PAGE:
Son of a gun: A toddler and an award-winning hose accessory? Not a good combination...


"I spent yesterday fixing my toilet," explains my friend Johnno, in among the glamour of the Chelsea Flower Show. "I had to take off the cistern, then put on another one."

"Wow," I reply doubtfully, for although Johnno is a man of many talents, I hadn't previously understood plumbing to be one of them.

"But how did you know what to do?" I ponder.

"I watched a video. On YouTube," he adds, sagely.

It has to be said that videos from YouTube have turned out, over time, to have far more practical applications than mere entertainment. Gone are the days when our household computer history mainly consisted of trains crashing into cars on level crossings and Lolcats. This year alone I've fixed my silent telephone line, using just a video posted by a former BT engineer, which saved me at the very least the phone company's princely £130 call-out charge, plus avoiding that customary week without a telephone while I waited for them to turn up. "You CANNOT electrocute yourself fixing a phone line," YouTube man intoned cheerfully, and for some reason I was inclined to believe him.

So it's YouTube that pops into my mind after I have excitedly purchased a new Flexi Spray by Hozelock, recently awarded 2013's RHS Garden Product of the Year. It's a bendy extension sprayhead in their trademark cheerful sunflower yellow. The product looks great. The issue is this: I do not understand how to attach it to the hosepipe. I look at the hosepipe. I stare it in the eye manfully.

There is a bit of plastic (also yellow) called an "AquaStop" which acts as interface between award-winning spray gun and hose. But how to actually attach it? I can see it has tiny feathery surrounds that need to be pulled out, so I pull them out. And then I squash the AquaStop attachment on to the rubber with all of my weight. It doesn't go on to the end of the hose. Not even slightly.

And so I resort to YouTube. First I watch Hozelock's own videos, which are interesting but mainly concern themselves with technical capabilities, of which I'll only be able to avail myself after I get this small yellow thing stuck on to this hosepipe. Sigh.

In the end it is an Australian hosepipe company, operating under the YouTube moniker of HosePro, whose video saves the day. In a friendly Aussie way, HosePro explains, "Just cut the end of the hose straight, and pop in very hot water for about 10 seconds": so simple. The heat from the water makes the rubber expand and become soft, and the hose just slips straight on to the trademark AquaStop. Then the incredible spray gizmo clicks into that! And now we're talking.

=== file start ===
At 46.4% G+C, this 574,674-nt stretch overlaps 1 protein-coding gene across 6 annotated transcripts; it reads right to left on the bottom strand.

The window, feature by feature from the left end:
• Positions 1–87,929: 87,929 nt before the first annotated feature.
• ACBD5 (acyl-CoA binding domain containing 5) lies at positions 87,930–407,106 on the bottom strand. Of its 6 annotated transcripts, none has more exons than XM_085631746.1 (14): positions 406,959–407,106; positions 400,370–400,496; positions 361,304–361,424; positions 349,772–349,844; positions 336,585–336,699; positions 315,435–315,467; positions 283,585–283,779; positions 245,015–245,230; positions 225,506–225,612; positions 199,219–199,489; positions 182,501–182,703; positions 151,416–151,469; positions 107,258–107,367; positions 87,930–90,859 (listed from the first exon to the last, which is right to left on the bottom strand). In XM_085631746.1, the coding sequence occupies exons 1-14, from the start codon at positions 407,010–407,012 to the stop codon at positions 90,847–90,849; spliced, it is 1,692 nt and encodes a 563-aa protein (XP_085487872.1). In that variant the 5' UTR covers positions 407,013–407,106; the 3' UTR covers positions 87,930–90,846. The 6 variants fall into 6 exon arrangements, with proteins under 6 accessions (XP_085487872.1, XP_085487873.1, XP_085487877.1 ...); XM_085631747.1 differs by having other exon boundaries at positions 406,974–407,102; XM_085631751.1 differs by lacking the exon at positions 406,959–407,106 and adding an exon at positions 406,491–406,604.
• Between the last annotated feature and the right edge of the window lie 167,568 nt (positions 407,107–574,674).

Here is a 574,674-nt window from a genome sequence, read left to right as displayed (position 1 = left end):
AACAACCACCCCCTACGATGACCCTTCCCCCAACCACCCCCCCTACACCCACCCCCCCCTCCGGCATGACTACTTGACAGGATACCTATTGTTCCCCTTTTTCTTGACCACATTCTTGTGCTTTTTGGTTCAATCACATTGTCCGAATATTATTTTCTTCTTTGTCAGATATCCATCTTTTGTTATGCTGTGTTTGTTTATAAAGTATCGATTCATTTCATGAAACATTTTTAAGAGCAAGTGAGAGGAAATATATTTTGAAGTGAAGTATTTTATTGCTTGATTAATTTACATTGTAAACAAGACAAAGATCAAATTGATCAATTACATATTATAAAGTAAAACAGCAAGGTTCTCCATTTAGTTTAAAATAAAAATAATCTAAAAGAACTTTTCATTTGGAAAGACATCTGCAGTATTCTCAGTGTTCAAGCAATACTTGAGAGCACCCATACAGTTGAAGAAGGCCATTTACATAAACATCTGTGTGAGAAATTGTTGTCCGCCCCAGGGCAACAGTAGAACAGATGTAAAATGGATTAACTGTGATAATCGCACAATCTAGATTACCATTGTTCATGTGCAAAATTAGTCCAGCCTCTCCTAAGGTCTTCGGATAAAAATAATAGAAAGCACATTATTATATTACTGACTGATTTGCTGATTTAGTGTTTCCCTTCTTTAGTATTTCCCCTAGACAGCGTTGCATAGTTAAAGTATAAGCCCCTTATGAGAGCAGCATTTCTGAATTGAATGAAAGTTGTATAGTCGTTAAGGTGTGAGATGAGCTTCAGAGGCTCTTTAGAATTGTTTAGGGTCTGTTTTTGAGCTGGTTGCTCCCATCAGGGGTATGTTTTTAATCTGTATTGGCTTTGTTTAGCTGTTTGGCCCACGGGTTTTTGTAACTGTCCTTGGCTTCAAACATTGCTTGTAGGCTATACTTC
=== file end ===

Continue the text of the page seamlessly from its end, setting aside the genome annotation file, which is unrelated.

And, in fact, spraying. While I try out the different settings, I realise there is a three-year-old in the vicinity who is itching to have a go. So much so that he puts his own shoes on, on the wrong feet. And then I get distracted by the phone ringing, and by the time I'm back the three-year-old is in sole charge of what is effectively a Giant Super Soaker attached to the mains. Great. He is in the garden and I can't get past him to turn off the tap because of the gigantic plume of spray. I tell him to come in. He says, "No, mummy, I want to water outside just a little bit."

I say, "Come on sweetheart, inside." And that's when he turns the hose on me. Inside the house. So I can now officially tell you that when used on a grown-up human being and a whole domestic kitchen, the Hozelock Flexi Spray deserves its title, because the whole lot was soaked in seconds. Mere seconds. So now all I need is a YouTube video along the lines of "drying out kitchen".

Four more from the RHS Garden Product of the Year shortlist


An expandable hose you can store in a shoebox. It expands as it fills with water and coils up neatly when you turn the tap off.

£19.99 on Amazon

Burgon & Ball compost aerator

A nice spiralling tool to turn over a compost heap for those who don’t want to trash their ski poles


Allett Complete Lawncare System

One classic English lawn mower, six changeable heads – for the utter lawn obsessive.

Range of prices,

Sneeboer Royal Dutch Hoe

I know many gardeners swear by these superb tools from the Netherlands, and this one is designed specially for women.


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